Leukomed® Sorbact®: potential to save the NHS up to £6.5 million through reduced hospital admissions for SSI.

SSIs are the third most commonly reported type of healthcare-acquired infection and the most costly1. They place a significant impact on patient welfare2 as well as presenting a heavy financial burden for the NHS.3

Leukomed Sorbact is an innovative post-operative film dressing with a purely physical mode of action, used to prevent surgical site infection (SSI) in closed surgical wounds. New Medical Technologies Guidance from NICE supports the case for adopting Leukomed Sorbact as part of an SSI prevention strategy after caesarean section and vascular surgery*

The guidance states that Leukomed Sorbact:

  • reduces SSI in caesarean section and vascular surgery
  • may reduce antibiotic use
  • may reduce readmissions from wound complications

Potential cost savings of up to £6.5 million for the NHS

Cost modelling shows that the reduced rate of surgical site infection with Leukomed Sorbact compared with standard surgical dressings leads to savings of:

  • £107 per person after caesarean section
  • £18 per person after vascular surgery

By adopting this technology, the NHS may save up to £5.3 million per year for caesarean section and up to £1.2 million per year for vascular surgery.


Potential to reduce hospital admissions

In addition, the evidence reviewed suggests that Leukomed Sorbact:

  • reduces SSI in caesarean section and vascular surgery
  • may reduce antibiotic use
  • may reduce readmissions from wound complications

Cost savings are anticipated as Leukomed Sorbact is expected to reduce re-admissions and shorten the length of stay in hospital. For more details see the NICE resource impact report*.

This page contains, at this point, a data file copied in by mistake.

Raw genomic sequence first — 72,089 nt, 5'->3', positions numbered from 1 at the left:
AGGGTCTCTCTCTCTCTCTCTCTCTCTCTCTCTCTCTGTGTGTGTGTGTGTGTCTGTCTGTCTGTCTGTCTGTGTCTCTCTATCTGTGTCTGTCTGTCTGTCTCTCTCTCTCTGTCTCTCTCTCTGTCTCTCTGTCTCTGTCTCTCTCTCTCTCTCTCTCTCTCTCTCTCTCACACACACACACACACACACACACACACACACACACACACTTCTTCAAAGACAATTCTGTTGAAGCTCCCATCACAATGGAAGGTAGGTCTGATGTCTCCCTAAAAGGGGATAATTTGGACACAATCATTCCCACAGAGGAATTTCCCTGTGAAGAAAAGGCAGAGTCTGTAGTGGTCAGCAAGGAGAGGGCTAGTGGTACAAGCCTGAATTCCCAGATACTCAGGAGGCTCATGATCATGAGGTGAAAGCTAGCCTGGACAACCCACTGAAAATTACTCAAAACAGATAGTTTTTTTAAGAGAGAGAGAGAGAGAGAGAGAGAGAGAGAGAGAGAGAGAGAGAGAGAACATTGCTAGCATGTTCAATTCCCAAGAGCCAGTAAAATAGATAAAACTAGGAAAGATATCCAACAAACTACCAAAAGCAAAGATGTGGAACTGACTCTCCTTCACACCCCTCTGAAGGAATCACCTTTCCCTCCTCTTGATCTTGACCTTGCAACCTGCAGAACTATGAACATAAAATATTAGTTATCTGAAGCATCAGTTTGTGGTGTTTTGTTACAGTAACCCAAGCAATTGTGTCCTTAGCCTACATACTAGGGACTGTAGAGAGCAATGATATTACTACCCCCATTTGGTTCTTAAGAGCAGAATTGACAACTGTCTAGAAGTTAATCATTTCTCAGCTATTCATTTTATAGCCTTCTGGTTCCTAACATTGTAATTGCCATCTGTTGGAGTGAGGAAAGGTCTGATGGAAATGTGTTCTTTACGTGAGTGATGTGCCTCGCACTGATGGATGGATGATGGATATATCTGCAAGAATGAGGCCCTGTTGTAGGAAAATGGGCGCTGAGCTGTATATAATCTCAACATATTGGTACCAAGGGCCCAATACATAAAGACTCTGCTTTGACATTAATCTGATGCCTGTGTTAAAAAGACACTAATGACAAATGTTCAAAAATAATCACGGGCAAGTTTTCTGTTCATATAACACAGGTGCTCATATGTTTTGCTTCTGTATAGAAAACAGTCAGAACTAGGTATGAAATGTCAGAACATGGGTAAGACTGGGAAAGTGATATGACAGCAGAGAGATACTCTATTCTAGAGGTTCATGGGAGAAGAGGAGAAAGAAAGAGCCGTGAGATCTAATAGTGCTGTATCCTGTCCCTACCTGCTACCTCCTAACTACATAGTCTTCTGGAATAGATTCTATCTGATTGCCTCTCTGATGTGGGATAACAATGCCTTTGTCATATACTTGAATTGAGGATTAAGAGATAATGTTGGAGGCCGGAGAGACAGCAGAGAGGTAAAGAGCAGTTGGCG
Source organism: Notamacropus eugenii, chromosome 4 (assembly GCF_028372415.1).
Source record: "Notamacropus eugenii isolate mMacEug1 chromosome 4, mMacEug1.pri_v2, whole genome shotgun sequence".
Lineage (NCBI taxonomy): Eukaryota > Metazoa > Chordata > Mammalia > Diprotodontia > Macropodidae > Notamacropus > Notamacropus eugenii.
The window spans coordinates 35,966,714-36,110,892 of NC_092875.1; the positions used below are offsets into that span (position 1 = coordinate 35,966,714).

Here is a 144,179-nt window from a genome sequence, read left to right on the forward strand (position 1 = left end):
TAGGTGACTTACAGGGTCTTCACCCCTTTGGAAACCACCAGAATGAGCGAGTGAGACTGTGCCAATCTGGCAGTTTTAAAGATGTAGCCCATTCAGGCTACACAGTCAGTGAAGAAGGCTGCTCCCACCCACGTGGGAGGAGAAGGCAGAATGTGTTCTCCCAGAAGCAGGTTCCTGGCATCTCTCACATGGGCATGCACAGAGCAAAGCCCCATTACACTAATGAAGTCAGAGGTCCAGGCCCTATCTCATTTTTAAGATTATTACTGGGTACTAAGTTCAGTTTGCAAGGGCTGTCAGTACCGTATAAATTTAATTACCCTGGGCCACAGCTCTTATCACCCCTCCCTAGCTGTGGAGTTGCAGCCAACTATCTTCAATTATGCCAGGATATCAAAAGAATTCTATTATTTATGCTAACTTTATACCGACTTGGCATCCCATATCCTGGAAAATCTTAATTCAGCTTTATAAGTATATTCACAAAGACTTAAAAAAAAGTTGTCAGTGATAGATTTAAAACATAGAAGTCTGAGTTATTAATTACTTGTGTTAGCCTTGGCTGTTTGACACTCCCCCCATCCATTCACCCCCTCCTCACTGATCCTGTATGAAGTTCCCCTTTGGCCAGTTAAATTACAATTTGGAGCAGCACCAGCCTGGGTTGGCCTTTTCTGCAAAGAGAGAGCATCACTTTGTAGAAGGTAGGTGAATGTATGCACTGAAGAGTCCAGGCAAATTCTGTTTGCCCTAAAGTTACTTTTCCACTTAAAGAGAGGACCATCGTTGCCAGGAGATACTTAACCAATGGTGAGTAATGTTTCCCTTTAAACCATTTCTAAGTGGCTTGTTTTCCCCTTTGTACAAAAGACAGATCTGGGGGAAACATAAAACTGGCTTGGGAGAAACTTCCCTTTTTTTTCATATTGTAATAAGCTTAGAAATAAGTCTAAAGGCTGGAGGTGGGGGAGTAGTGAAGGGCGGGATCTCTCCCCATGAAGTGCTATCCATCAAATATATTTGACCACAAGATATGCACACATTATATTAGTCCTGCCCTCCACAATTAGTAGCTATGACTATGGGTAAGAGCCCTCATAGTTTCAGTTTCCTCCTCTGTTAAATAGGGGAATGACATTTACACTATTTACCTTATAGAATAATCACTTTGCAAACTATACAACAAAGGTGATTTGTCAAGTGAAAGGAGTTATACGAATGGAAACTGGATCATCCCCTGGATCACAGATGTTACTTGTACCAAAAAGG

Reducing SSI rates can reduce readmissions, antibiotic use, offer cost savings and benefit patient quality of life.4

Click here to read more about the NICE medical technologies guidance.

Click here for full product and ordering information.

Supported by clinical evidence

The clinical evidence considered by NICE suggests that Leukomed Sorbact can reduce SSI risk in patients post caesarean section by up to 67% versus standard of care6,7, and by up to 42% in patients post vascular surgery.8,9

For more information on Leukomed Sorbact and the support available, please click here to send an email enquiry.

*© NICE 2021 Leukomed Sorbact for preventing surgical site infection.
Available from All rights reserved. Subject to Notice of rights.
NICE guidance is prepared for the National Health Service in England. All NICE guidance is subject to regular review and may be updated or withdrawn. NICE accepts no responsibility for the use of its content in this product/publication.


Medical references
1Wounds UK (2020) Best Practice Statement: Post-operative wound care – reducing the risk of surgical site infection. Wounds UK, LondonCcc
2Taylor L, Mills E, George S, Seckam A (2020) Reducing SSI rates for women birthing by caesarean section. J Community Nurs 34(3): 50–3
3Jenks PJ, Laurent M, McQuarry S, Watkins R. Clinical and economic burden of surgical site infection (SSI) and predicted financial consequences of elimination of SSI from an English hospital. J Hosp Infect 2014; 86(1):24–33.
4Totty JP, Moss JWE, Barker E, et al. (2020) The impact of surgical site infection on hospitalisation, treatment costs, and health related quality of life after vascular surgery. Int Wound J. 2020;1–8.
5NICE Resource impact report: Leukomed Sorbact for preventing surgical site infection (MTG55) (2021).
6Stanirowski et al. (2016a). Randomized Controlled Trial Evaluating Dialkylcarbamoyl Chloride Impregnated Dressings for the Prevention of Surgical Site Infections in Adult Women Undergoing Cesarean Section. SURGICAL INFECTIONS; 17(4): 427-435
7Stanirowski PJ., et al. (2016b). Stanirowski PJ., et al. (2016b). Dialkylcarbamoyl chloride-impregnated dressing for the prevention of surgical site infection in women undergoing cesarean section: a pilot studyArch Med Sci 2016;12(5): 1036–1042Arch Med Sci 2016;12(5): 1036–1042
8Bua. N et al. 2017 Dialkylcarbamoyl Chloride (DACC) Dressings in the Prevention of Surgical Site Infections After Non-implant Vascular Surgery: Annals of Vascular Surgery; 44: 387–392  2017 Elsevier Inc. All rights reserved. Manuscript received: October 11, 2016; manuscript accepted: March 28, 2017; published online: 5 May 2017
9Totty, J et al. (2019) Int Wound J. 2019;1–8.